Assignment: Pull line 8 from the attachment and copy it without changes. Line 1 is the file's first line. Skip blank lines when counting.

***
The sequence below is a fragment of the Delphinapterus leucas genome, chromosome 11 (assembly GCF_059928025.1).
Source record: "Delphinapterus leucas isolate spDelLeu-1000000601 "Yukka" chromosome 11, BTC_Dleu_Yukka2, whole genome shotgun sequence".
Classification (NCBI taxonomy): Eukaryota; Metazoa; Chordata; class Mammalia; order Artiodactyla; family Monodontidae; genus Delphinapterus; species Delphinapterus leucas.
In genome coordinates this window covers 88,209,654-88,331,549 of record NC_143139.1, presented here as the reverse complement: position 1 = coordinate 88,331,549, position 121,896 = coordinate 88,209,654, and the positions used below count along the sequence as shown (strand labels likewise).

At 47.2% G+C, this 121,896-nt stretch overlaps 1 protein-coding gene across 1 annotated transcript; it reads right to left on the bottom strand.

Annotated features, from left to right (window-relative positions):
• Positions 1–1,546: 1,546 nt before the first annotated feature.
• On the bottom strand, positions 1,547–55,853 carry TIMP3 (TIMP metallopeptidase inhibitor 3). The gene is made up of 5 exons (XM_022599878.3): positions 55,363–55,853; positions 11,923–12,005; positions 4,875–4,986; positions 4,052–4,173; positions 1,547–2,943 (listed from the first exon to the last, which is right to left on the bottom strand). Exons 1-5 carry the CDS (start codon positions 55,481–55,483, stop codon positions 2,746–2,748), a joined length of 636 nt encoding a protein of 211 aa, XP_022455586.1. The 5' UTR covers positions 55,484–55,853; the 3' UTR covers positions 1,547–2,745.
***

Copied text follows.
• On the bottom strand, positions 1,547–55,853 carry TIMP3 (TIMP metallopeptidase inhibitor 3). The gene is made up of 5 exons (XM_022599878.3): positions 55,363–55,853; positions 11,923–12,005; positions 4,875–4,986; positions 4,052–4,173; positions 1,547–2,943 (listed from the first exon to the last, which is right to left on the bottom strand). Exons 1-5 carry the CDS (start codon positions 55,481–55,483, stop codon positions 2,746–2,748), a joined length of 636 nt encoding a protein of 211 aa, XP_022455586.1. The 5' UTR covers positions 55,484–55,853; the 3' UTR covers positions 1,547–2,745.